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Operation Obelisk
Program Title: Secrets of Lost Empires: Obelisk
Subject(s): Physics, Mathematics, Social Studies
Grade Level: 6

When sixth-grade social studies teacher Tim Matthews decided he wanted to teach an interdisciplinary unit on ancient civilizations, he used the Spring 1997 NOVA Teacher's Guide to jump-start his thinking. The guide featured lessons to accompany the four-part series "Secrets of Lost Empires," and focused on the social studies aspects of ancient civilizations and the use of simple machines to raise massive objects such as Stonehenge's trilithons or the Egyptian obelisks.

Matthews worked with fellow science, mathematics and English teachers at Day Middle School in Newton, Massachusetts, to devise a plan: The teachers would introduce their 90 students to simple machines, scale and measurement, Egyptian history, and hieroglyphics during their 45-minute team period, scheduled four days a week.

In "Operation Obelisk: How Will We Raise the Obelisk?" students were asked to use any of six simple machines they learned about to develop a plan for raising a wood-frame 27-foot obelisk in the school courtyard. Students were to include an accurate drawing of how their simple machine would work, a description of how the obelisk would be raised, and a list of the materials needed.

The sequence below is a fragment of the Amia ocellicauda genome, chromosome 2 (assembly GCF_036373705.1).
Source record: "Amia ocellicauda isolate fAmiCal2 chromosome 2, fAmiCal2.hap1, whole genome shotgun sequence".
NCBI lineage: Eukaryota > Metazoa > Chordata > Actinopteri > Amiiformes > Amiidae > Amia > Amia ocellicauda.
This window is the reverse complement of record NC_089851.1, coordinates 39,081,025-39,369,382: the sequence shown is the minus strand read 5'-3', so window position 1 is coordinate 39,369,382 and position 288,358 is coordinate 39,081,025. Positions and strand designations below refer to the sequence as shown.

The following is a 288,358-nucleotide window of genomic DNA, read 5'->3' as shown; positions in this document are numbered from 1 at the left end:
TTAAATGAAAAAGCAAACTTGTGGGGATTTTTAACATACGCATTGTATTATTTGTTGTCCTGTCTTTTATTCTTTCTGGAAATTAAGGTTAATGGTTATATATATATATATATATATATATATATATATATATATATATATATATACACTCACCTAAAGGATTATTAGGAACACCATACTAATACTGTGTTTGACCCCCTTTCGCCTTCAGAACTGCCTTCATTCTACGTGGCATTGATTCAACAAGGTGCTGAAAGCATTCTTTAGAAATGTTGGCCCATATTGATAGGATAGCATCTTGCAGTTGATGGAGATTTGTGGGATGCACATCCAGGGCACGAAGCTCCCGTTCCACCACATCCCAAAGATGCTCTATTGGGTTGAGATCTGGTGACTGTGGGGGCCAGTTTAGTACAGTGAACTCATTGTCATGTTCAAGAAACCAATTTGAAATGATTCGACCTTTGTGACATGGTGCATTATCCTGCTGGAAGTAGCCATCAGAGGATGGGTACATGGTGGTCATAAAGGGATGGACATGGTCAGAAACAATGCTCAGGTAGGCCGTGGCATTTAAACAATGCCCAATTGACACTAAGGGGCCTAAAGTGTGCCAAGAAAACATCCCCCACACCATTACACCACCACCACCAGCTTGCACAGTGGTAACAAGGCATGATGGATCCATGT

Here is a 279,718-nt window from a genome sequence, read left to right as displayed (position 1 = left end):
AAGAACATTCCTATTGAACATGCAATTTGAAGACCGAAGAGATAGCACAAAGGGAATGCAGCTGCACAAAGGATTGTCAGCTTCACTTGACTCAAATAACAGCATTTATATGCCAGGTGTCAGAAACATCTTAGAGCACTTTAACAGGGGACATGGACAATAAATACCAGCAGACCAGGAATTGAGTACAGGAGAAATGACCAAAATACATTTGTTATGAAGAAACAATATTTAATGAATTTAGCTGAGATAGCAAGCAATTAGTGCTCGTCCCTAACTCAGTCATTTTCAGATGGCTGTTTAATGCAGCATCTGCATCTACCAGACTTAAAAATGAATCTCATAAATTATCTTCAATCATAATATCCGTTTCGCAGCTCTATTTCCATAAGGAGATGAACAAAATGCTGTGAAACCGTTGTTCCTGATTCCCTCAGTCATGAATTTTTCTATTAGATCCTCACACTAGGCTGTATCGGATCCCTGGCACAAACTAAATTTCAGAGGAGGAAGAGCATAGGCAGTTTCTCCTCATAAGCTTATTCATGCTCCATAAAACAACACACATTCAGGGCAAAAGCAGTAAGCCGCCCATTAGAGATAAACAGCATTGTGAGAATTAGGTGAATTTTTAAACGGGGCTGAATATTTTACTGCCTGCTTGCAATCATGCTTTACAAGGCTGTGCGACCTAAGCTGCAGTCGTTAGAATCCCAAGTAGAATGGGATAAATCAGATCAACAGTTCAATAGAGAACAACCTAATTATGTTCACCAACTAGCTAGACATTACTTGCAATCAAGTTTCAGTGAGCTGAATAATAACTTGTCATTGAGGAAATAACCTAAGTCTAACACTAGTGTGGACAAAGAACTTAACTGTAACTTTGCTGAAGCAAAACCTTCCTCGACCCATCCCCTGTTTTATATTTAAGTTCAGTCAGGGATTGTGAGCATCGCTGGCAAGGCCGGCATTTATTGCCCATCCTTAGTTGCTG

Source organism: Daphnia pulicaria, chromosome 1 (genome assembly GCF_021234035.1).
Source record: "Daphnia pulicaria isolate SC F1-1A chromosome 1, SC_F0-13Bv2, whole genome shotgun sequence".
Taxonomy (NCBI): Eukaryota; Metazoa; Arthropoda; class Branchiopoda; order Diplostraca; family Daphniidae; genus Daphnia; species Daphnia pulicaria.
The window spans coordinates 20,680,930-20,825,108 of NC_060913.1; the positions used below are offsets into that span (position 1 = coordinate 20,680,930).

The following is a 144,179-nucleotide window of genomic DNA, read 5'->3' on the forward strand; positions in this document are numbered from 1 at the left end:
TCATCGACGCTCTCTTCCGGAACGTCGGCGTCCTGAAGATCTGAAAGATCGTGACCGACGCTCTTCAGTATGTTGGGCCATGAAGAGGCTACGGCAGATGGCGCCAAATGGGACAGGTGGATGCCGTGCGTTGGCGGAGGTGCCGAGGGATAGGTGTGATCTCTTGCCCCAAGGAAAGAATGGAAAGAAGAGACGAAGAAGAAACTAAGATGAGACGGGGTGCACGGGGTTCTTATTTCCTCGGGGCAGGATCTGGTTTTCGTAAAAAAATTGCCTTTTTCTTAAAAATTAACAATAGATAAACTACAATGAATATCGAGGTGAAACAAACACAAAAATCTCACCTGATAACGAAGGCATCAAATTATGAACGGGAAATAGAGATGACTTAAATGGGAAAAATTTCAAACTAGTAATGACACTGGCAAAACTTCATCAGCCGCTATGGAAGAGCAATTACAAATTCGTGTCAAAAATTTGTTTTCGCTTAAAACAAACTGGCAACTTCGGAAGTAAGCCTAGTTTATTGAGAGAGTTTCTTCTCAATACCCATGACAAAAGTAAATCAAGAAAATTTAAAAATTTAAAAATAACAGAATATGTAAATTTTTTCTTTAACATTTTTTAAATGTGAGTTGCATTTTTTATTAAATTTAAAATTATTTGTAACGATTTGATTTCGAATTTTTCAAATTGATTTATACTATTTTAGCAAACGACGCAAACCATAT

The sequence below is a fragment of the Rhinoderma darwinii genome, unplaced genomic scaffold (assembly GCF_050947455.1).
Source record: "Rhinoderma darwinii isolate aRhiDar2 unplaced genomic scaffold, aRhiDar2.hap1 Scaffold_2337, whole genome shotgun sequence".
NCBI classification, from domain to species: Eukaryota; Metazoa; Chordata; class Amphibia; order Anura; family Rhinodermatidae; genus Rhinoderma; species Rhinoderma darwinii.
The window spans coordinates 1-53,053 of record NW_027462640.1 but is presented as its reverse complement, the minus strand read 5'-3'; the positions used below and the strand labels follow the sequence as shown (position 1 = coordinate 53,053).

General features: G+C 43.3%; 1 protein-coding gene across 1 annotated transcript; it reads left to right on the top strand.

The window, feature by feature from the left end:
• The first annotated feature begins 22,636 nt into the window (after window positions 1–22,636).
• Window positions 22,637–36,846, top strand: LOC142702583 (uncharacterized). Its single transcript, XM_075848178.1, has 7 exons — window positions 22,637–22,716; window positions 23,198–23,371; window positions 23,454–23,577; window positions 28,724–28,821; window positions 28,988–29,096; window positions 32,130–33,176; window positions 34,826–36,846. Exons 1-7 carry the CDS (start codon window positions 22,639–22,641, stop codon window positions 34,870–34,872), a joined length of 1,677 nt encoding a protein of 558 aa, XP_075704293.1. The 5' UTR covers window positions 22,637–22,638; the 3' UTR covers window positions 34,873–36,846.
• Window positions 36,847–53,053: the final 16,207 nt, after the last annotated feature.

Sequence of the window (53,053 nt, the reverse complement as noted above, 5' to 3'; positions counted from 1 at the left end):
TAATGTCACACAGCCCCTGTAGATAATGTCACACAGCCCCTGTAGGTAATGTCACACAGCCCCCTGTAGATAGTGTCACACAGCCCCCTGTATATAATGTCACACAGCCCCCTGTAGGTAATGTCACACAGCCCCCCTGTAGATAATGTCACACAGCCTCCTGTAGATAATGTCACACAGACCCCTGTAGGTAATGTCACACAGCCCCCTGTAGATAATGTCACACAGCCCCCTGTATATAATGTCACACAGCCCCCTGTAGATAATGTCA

As with any new unit, some goals were met more successfully than others. Matthews, who hopes to do the unit again, said next time he would simplify the number of concepts being taught. As assessment tools, Matthews created a process rubric to evaluate understanding of math terminology, building terms and abilities with manipulatives; and a product rubric for students to chart their own learning.

Matthews found out about the NOVA Teacher's Guide through copies passed down by a former teacher, and has now signed up for his own free subscription. "The benefit of the guide for me," he said, "is that it makes connections that I might not necessarily have made." —Karen Hartley





   

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